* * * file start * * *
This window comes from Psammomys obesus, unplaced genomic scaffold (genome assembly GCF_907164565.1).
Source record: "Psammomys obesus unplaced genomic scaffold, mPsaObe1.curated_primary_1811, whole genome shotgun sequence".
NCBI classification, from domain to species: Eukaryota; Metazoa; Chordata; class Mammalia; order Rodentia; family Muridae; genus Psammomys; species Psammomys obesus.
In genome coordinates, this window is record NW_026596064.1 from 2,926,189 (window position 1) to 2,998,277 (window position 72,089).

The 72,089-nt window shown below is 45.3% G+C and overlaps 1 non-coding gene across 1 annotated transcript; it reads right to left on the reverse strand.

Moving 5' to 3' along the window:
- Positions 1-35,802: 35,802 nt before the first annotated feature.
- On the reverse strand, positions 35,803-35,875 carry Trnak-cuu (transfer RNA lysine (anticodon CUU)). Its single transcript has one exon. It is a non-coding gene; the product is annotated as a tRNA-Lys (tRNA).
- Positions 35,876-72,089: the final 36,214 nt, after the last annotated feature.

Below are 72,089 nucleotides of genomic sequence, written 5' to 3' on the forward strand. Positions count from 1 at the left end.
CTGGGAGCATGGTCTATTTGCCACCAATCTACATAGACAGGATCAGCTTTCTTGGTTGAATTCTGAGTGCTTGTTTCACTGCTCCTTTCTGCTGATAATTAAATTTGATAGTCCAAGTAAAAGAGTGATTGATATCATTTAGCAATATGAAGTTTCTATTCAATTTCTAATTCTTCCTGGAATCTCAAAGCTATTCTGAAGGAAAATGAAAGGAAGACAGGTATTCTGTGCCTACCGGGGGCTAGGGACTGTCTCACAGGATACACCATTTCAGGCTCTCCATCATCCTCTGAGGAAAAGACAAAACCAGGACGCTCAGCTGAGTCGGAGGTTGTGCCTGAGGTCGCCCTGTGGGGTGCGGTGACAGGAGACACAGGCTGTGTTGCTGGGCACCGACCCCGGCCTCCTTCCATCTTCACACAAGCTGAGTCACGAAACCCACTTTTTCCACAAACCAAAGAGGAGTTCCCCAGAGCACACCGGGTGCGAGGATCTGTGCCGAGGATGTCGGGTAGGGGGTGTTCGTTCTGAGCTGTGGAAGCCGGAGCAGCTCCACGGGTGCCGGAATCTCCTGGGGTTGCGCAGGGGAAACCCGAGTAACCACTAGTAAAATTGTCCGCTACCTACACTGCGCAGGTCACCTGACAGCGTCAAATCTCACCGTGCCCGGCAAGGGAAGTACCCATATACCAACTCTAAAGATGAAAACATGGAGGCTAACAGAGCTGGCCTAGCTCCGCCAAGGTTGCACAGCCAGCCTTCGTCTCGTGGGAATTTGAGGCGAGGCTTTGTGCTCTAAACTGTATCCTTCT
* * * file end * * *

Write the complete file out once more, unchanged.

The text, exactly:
This window comes from Psammomys obesus, unplaced genomic scaffold (genome assembly GCF_907164565.1).
Source record: "Psammomys obesus unplaced genomic scaffold, mPsaObe1.curated_primary_1811, whole genome shotgun sequence".
NCBI classification, from domain to species: Eukaryota; Metazoa; Chordata; class Mammalia; order Rodentia; family Muridae; genus Psammomys; species Psammomys obesus.
In genome coordinates, this window is record NW_026596064.1 from 2,926,189 (window position 1) to 2,998,277 (window position 72,089).

The 72,089-nt window shown below is 45.3% G+C and overlaps 1 non-coding gene across 1 annotated transcript; it reads right to left on the reverse strand.

Moving 5' to 3' along the window:
- Positions 1-35,802: 35,802 nt before the first annotated feature.
- On the reverse strand, positions 35,803-35,875 carry Trnak-cuu (transfer RNA lysine (anticodon CUU)). Its single transcript has one exon. It is a non-coding gene; the product is annotated as a tRNA-Lys (tRNA).
- Positions 35,876-72,089: the final 36,214 nt, after the last annotated feature.

Below are 72,089 nucleotides of genomic sequence, written 5' to 3' on the forward strand. Positions count from 1 at the left end.
CTGGGAGCATGGTCTATTTGCCACCAATCTACATAGACAGGATCAGCTTTCTTGGTTGAATTCTGAGTGCTTGTTTCACTGCTCCTTTCTGCTGATAATTAAATTTGATAGTCCAAGTAAAAGAGTGATTGATATCATTTAGCAATATGAAGTTTCTATTCAATTTCTAATTCTTCCTGGAATCTCAAAGCTATTCTGAAGGAAAATGAAAGGAAGACAGGTATTCTGTGCCTACCGGGGGCTAGGGACTGTCTCACAGGATACACCATTTCAGGCTCTCCATCATCCTCTGAGGAAAAGACAAAACCAGGACGCTCAGCTGAGTCGGAGGTTGTGCCTGAGGTCGCCCTGTGGGGTGCGGTGACAGGAGACACAGGCTGTGTTGCTGGGCACCGACCCCGGCCTCCTTCCATCTTCACACAAGCTGAGTCACGAAACCCACTTTTTCCACAAACCAAAGAGGAGTTCCCCAGAGCACACCGGGTGCGAGGATCTGTGCCGAGGATGTCGGGTAGGGGGTGTTCGTTCTGAGCTGTGGAAGCCGGAGCAGCTCCACGGGTGCCGGAATCTCCTGGGGTTGCGCAGGGGAAACCCGAGTAACCACTAGTAAAATTGTCCGCTACCTACACTGCGCAGGTCACCTGACAGCGTCAAATCTCACCGTGCCCGGCAAGGGAAGTACCCATATACCAACTCTAAAGATGAAAACATGGAGGCTAACAGAGCTGGCCTAGCTCCGCCAAGGTTGCACAGCCAGCCTTCGTCTCGTGGGAATTTGAGGCGAGGCTTTGTGCTCTAAACTGTATCCTTCT